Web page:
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Skills you need to work in a call centre

As a call centre agent, you'll find yourself assuming the roles of company representative, salesperson, problem solver and agony aunt – sometimes all at once. 
The challenges aren’t for everyone; it takes a particular set of skills and qualities to create the ideal candidate for a call centre job.  Here are a few of the most important ones.
A clear and friendly telephone manner
It's a fact that having a call centre job means you'll be spending a significant amount of time on the phone.  The person on the other end of the line can't see your smile or your body language, so it's important that you can convey an outgoing and enthusiastic personality through your voice alone – while still remaining professional and respectful.
And don't save it for the first day on the job.  From the very first phone call between you and your potential employer, before any formal interviews, show them that you're confident, friendly and articulate when dealing with people on the telephone.
Excellent interpersonal skills
In many instances, you'll be the first – and perhaps only – point of contact between your employer and their customer.  That means you need to quickly build a rapport with that customer: listening without interrupting, showing them compassion and sympathy, and expressing complicated information in concise and clear terms.
One crucial quality – and one that will be apparent to hirers from the early stages of your job application – is confidence.  If you're the type of person who starts to get nervous on the phone, or becomes withdrawn when challenged, that's something you'll definitely need to improve if you're planning to get an inbound call centre job.
The chances are that you've dealt with call centres as a customer more than once.  Think about a particularly positive experience you had, and the ways that person treated you and interacted with you as a medium between customer and company. You can use this good experience as a model.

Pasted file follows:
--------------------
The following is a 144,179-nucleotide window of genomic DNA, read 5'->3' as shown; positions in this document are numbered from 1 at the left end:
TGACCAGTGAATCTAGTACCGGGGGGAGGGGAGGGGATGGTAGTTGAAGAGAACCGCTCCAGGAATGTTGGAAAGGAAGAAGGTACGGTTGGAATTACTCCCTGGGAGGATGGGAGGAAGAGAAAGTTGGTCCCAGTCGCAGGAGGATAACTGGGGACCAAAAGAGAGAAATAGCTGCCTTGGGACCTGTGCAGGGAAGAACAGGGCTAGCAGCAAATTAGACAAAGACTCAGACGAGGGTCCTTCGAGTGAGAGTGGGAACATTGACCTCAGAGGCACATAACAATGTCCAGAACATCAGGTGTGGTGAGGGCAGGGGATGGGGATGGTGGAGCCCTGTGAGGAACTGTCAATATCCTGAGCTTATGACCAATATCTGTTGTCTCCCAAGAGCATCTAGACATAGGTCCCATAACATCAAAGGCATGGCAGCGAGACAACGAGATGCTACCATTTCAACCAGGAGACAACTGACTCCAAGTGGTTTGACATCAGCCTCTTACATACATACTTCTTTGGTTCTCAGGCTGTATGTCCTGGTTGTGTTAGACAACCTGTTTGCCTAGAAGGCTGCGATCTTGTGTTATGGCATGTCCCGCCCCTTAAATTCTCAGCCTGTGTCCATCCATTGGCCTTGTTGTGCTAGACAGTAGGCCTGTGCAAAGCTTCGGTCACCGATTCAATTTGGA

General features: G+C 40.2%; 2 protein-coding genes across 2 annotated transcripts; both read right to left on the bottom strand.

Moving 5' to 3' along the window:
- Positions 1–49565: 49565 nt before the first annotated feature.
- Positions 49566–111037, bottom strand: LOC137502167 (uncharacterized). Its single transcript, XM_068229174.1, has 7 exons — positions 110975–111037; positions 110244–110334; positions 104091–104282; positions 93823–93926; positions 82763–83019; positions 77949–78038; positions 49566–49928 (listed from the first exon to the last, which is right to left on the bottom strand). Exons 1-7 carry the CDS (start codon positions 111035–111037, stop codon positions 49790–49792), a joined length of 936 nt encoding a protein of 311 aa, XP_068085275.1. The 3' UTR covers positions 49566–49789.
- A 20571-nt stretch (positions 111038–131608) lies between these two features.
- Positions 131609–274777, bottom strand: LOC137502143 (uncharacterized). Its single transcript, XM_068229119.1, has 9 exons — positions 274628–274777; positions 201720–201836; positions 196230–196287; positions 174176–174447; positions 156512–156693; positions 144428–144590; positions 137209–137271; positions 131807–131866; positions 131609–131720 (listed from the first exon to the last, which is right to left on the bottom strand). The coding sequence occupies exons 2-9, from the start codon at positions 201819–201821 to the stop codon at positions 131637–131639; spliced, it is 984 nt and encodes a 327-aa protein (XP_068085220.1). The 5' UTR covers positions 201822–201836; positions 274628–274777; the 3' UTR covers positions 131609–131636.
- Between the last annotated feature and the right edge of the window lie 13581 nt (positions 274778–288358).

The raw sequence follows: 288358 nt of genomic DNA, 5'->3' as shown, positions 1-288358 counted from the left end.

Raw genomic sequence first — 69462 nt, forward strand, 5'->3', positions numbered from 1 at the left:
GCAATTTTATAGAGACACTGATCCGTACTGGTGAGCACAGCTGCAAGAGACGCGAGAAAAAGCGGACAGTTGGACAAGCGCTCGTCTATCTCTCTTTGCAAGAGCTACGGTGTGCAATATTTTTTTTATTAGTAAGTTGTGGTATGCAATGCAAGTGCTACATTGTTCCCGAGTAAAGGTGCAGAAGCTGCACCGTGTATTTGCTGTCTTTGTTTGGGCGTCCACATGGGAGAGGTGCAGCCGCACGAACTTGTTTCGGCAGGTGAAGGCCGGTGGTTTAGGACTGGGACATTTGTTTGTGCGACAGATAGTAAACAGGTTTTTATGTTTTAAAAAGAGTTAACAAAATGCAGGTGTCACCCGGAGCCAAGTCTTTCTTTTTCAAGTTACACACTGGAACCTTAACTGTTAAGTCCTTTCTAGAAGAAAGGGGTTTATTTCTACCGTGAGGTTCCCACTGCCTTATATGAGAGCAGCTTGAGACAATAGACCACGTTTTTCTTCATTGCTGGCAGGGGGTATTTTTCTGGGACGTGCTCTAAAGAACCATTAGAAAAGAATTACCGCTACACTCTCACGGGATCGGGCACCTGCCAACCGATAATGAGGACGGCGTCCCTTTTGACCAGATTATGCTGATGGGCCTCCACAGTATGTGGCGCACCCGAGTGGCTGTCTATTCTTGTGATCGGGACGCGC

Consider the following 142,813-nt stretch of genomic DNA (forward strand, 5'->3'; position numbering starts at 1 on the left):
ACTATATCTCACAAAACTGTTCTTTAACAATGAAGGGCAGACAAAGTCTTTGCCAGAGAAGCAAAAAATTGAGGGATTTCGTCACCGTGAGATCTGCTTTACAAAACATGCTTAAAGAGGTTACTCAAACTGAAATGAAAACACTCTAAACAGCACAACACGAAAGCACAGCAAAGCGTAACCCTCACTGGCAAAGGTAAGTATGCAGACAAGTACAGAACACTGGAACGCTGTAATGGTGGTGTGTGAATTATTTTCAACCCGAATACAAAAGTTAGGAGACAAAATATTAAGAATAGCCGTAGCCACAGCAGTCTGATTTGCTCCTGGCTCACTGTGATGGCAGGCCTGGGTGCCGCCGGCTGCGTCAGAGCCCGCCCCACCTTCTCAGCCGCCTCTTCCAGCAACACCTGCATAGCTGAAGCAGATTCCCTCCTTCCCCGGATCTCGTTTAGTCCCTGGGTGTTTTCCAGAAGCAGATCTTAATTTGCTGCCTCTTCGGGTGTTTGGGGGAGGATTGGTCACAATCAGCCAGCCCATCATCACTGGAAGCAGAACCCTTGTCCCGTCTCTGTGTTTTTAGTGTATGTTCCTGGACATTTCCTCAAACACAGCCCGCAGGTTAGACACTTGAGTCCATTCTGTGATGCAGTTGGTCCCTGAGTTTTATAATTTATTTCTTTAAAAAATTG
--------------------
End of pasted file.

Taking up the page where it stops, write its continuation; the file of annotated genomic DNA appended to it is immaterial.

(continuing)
Familiarity with computers
You ought to have a decent grasp of the basic and most common systems, such as Excel and Word.  It's also likely that you'll spend a lot of time working with databases – entering and retrieving customer details, or taking and processing orders.
And you'll need to be fast – customers don't want to wait on the line while you're searching your keyboard for the F key.  You'll be expected to eventually provide a completely fluid experience for the caller – so it's worth brushing up on your computer skills now.
The ability to multi-task
Sometimes, you're going to need to type, listen, refer to your script, and think of an appropriate solution to your customer's needs – all while keeping up a lively verbal exchange.
For a lot of people, this will start to come naturally after some time working in a call centre job.  But if you can prove you're comfortable multi-tasking during the selection process, you might significantly improve your chances of securing the role.
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